[T]erminated subscribers would face near-insurmountable difficulties with such fundamental parts of life as finding and maintaining work, getting an adequate education, and obtaining healthcare. Innocent users, who may not even know they share an Internet connection with repeat infringers, should not lose the ability to participate in economic and civic life. This punishment is overly harsh for most infringers as well—the harm of being cut off from much of society is disproportionate to the costs of noncommercial, small-scale copyright infringement. 

The root of the problem is that the court failed to recognize that ISPs are infrastructure providers, not content police. Like other common carriers such as phone companies, broadband providers should not be liable for how their subscribers use their services. As Cox pointed out in its petition for rehearing:

If an ISP receives more than one accusation that some anonymous person used a specified internet connection to download infringing songs, it can avoid liability only by swiftly throwing every person in that home or business off the internet, disconnecting the guilty and innocent alike from their schools, their livelihoods, their nanny cams, their news, and everything else they do online.

This is an untenable and unjust situation. (And a point of agreement between Public Knowledge and the cable industry! Just not the common carriage part.) Internet users deserve robust due process protections before having such an essential service cut off. An ISP’s unilateral policies, created under pressure from the content industry, are not enough. As we put it in our brief, “No judge-made doctrine of contributory infringement … requires these consequences.”

Punitive ISP policies spurred by this decision would likely have the harshest effects on already marginalized groups. People of color and low-income individuals are more likely to live in shared households and share broadband subscriptions, whether for financial or cultural reasons. Stepped-up termination of those subscriptions could worsen the racial and economic digital divide, and would be at odds with programs that help make broadband affordable and accessible for all, like the Federal Communications Commission’s Affordable Connectivity Program (ACP), and efforts to combat digital discrimination. Bad interpretations of copyright law should not undermine broadband policy.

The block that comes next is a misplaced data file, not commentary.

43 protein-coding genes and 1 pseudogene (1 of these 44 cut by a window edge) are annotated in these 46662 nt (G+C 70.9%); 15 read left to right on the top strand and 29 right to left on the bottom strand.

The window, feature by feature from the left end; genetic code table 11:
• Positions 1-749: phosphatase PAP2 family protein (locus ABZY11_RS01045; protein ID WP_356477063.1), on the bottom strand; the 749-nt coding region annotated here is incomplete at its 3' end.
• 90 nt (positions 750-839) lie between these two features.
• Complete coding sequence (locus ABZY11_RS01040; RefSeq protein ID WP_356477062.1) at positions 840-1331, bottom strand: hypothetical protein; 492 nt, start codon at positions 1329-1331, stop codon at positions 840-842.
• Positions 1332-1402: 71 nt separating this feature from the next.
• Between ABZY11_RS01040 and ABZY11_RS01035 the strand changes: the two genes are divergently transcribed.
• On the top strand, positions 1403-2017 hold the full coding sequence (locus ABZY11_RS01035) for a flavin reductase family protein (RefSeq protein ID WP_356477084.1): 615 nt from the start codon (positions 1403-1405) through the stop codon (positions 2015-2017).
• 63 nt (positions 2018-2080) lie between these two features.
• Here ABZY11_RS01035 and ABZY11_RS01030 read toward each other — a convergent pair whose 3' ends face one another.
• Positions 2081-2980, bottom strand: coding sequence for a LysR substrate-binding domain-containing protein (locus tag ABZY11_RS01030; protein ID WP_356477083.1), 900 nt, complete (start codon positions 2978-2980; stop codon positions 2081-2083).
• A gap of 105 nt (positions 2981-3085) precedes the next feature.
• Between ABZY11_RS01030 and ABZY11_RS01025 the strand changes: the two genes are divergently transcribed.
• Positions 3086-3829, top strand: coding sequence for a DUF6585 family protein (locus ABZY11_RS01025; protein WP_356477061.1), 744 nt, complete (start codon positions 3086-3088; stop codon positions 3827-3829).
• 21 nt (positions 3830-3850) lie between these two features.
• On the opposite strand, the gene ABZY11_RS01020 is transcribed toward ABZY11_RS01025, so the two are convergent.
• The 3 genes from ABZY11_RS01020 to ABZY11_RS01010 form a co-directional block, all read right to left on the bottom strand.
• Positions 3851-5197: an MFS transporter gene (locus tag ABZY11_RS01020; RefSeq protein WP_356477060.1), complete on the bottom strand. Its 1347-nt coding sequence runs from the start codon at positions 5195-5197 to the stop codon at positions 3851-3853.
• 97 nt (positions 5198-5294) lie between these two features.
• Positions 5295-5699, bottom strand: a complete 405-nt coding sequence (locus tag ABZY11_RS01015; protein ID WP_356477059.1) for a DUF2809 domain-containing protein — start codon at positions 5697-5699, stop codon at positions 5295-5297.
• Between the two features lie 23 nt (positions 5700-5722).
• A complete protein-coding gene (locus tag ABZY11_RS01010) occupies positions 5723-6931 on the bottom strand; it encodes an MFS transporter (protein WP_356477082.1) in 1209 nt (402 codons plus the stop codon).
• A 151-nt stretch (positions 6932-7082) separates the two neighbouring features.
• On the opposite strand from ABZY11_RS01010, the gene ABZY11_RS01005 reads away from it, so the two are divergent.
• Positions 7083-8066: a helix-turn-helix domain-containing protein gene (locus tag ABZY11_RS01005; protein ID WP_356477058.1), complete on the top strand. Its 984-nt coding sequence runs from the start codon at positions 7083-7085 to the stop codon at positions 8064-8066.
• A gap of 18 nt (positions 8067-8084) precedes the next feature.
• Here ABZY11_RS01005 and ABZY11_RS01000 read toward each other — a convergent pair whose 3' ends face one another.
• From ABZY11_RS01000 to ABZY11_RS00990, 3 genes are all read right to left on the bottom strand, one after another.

ISPs’ proper role as common carriers, obligated to serve the public without discrimination, and their role as infrastructure providers, means that they simply do not meet the test for contributory copyright infringement. The legal test is that one who “induces, causes or materially contributes to the infringing conduct of another” becomes liable for their infringement. Absent extraordinary circumstances, applying this standard to ISPs makes no more sense than holding the power company liable for powering an accused infrigner’s computer, holding Microsoft or Dell liable for making the operating system and computers that accused infringers use to get online, or holding the postal service liable when someone sends their friend some unlawfully copied DVDs. The role of broadband providers is too far attenuated, general, and disconnected from specific infringing acts. While Congress enacted a liability shield for ISPs when the internet was less ubiquitous and the technologies were different, the presence or absence of such a shield does not determine whether ISPs should be liable in the first place – especially because today, unlike in 1996, ISPs rather than phone companies provide most household’s basic connectivity.

In today’s world, where broadband is essential infrastructure more akin to electricity or water than a luxury, an ISP’s role is to provide reliable internet access – not to work on behalf of the music industry. We urge the Fourth Circuit to rehear this case en banc and correct its erroneous decision on contributory liability. But regardless of this specific case, policymakers must act to ensure that all Americans have affordable internet access – and that they cannot lose that access without proper due process. In the digital age, losing internet access is not a trivial inconvenience, but a life-altering deprivation. Our laws and policies must recognize that reality.